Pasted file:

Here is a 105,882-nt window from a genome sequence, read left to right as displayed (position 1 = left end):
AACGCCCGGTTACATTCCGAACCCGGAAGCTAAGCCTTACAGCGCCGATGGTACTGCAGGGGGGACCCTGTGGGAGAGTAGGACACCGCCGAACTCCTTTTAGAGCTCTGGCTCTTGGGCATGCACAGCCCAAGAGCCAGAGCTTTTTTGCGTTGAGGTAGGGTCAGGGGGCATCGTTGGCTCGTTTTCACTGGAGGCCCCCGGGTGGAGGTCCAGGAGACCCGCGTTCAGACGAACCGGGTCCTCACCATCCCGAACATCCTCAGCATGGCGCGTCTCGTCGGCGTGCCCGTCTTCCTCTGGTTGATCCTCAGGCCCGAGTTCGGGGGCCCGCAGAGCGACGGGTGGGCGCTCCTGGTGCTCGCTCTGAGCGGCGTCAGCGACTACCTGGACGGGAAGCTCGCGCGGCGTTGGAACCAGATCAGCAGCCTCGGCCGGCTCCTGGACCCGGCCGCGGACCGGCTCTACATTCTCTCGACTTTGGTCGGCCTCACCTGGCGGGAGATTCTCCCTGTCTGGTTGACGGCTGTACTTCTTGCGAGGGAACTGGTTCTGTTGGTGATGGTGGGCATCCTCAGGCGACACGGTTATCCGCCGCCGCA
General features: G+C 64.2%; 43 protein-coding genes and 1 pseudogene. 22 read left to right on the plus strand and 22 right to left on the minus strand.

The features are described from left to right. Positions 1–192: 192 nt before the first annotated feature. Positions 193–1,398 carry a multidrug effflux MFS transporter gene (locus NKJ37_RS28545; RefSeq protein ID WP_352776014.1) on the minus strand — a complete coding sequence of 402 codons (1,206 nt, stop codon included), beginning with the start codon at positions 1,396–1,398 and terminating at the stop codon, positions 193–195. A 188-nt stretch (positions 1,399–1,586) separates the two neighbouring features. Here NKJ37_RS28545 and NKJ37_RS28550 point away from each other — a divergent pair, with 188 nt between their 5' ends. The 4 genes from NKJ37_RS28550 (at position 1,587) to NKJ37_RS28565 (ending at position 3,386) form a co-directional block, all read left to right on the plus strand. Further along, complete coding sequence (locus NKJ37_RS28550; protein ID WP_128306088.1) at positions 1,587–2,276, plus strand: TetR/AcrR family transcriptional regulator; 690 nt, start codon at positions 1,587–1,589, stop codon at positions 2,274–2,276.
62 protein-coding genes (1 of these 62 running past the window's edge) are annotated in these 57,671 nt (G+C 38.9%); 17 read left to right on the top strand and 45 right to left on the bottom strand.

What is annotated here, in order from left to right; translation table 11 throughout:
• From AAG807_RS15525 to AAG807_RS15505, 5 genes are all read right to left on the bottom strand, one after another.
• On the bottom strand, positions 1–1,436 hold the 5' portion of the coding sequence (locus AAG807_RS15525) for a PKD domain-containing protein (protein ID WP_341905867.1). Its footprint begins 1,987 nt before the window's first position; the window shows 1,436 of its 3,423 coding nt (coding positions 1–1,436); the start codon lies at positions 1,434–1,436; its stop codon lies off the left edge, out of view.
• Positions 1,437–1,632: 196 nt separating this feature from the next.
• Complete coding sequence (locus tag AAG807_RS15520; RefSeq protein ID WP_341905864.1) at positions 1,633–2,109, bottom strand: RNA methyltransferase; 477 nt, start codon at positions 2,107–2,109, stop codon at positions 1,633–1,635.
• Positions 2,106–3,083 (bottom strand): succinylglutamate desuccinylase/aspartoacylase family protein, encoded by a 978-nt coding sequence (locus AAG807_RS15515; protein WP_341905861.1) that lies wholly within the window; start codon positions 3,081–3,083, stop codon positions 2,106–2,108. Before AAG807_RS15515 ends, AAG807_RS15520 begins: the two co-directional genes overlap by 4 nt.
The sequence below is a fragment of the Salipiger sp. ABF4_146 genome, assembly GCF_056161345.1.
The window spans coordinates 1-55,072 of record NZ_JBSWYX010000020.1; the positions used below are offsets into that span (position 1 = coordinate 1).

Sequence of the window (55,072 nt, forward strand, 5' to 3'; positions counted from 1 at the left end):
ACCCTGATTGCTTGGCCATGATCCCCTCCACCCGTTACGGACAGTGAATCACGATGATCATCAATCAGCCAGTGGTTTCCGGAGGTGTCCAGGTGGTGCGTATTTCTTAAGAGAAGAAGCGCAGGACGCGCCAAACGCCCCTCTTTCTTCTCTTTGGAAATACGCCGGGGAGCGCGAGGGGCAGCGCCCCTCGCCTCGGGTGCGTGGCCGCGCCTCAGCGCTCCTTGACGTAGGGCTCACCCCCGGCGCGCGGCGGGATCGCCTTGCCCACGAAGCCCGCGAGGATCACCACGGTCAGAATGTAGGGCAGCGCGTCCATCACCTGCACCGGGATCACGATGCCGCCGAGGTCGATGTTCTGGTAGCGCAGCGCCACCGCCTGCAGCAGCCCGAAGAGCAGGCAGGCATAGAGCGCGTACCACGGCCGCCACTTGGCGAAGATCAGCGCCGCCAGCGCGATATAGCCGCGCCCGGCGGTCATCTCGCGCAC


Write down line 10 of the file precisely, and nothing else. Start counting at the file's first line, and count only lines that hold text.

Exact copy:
• Complete coding sequence (locus tag AAG807_RS15520; RefSeq protein ID WP_341905864.1) at positions 1,633–2,109, bottom strand: RNA methyltransferase; 477 nt, start codon at positions 2,107–2,109, stop codon at positions 1,633–1,635.